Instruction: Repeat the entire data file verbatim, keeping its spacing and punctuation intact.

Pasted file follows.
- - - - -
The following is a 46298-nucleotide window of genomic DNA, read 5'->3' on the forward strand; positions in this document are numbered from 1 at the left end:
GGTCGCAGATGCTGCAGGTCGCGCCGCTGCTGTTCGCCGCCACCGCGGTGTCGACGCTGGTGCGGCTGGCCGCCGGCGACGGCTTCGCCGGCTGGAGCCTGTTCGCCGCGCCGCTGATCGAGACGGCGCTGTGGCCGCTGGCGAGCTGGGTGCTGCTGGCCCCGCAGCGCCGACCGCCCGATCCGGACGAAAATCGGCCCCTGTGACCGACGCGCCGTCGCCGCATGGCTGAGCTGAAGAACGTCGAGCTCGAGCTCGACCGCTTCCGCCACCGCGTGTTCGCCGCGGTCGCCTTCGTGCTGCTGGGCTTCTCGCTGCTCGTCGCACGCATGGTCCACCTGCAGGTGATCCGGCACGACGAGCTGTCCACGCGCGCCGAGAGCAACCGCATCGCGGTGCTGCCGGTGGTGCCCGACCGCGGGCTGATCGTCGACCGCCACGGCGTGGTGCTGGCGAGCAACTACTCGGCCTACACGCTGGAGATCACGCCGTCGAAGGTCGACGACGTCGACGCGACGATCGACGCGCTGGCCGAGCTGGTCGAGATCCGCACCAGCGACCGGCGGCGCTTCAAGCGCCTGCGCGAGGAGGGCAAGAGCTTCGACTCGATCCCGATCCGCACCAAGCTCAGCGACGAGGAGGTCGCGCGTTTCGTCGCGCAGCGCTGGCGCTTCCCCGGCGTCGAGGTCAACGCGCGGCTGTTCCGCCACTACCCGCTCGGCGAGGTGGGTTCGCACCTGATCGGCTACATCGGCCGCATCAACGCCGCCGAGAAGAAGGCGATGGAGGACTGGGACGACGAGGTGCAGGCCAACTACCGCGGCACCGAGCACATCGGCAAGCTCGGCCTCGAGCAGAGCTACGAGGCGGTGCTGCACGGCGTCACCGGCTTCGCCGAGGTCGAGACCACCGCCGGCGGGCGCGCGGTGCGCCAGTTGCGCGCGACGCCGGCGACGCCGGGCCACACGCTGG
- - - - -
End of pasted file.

The following is a 46298-nucleotide window of genomic DNA, read 5'->3' on the forward strand; positions in this document are numbered from 1 at the left end:
GGTCGCAGATGCTGCAGGTCGCGCCGCTGCTGTTCGCCGCCACCGCGGTGTCGACGCTGGTGCGGCTGGCCGCCGGCGACGGCTTCGCCGGCTGGAGCCTGTTCGCCGCGCCGCTGATCGAGACGGCGCTGTGGCCGCTGGCGAGCTGGGTGCTGCTGGCCCCGCAGCGCCGACCGCCCGATCCGGACGAAAATCGGCCCCTGTGACCGACGCGCCGTCGCCGCATGGCTGAGCTGAAGAACGTCGAGCTCGAGCTCGACCGCTTCCGCCACCGCGTGTTCGCCGCGGTCGCCTTCGTGCTGCTGGGCTTCTCGCTGCTCGTCGCACGCATGGTCCACCTGCAGGTGATCCGGCACGACGAGCTGTCCACGCGCGCCGAGAGCAACCGCATCGCGGTGCTGCCGGTGGTGCCCGACCGCGGGCTGATCGTCGACCGCCACGGCGTGGTGCTGGCGAGCAACTACTCGGCCTACACGCTGGAGATCACGCCGTCGAAGGTCGACGACGTCGACGCGACGATCGACGCGCTGGCCGAGCTGGTCGAGATCCGCACCAGCGACCGGCGGCGCTTCAAGCGCCTGCGCGAGGAGGGCAAGAGCTTCGACTCGATCCCGATCCGCACCAAGCTCAGCGACGAGGAGGTCGCGCGTTTCGTCGCGCAGCGCTGGCGCTTCCCCGGCGTCGAGGTCAACGCGCGGCTGTTCCGCCACTACCCGCTCGGCGAGGTGGGTTCGCACCTGATCGGCTACATCGGCCGCATCAACGCCGCCGAGAAGAAGGCGATGGAGGACTGGGACGACGAGGTGCAGGCCAACTACCGCGGCACCGAGCACATCGGCAAGCTCGGCCTCGAGCAGAGCTACGAGGCGGTGCTGCACGGCGTCACCGGCTTCGCCGAGGTCGAGACCACCGCCGGCGGGCGCGCGGTGCGCCAGTTGCGCGCGACGCCGGCGACGCCGGGCCACACGCTGG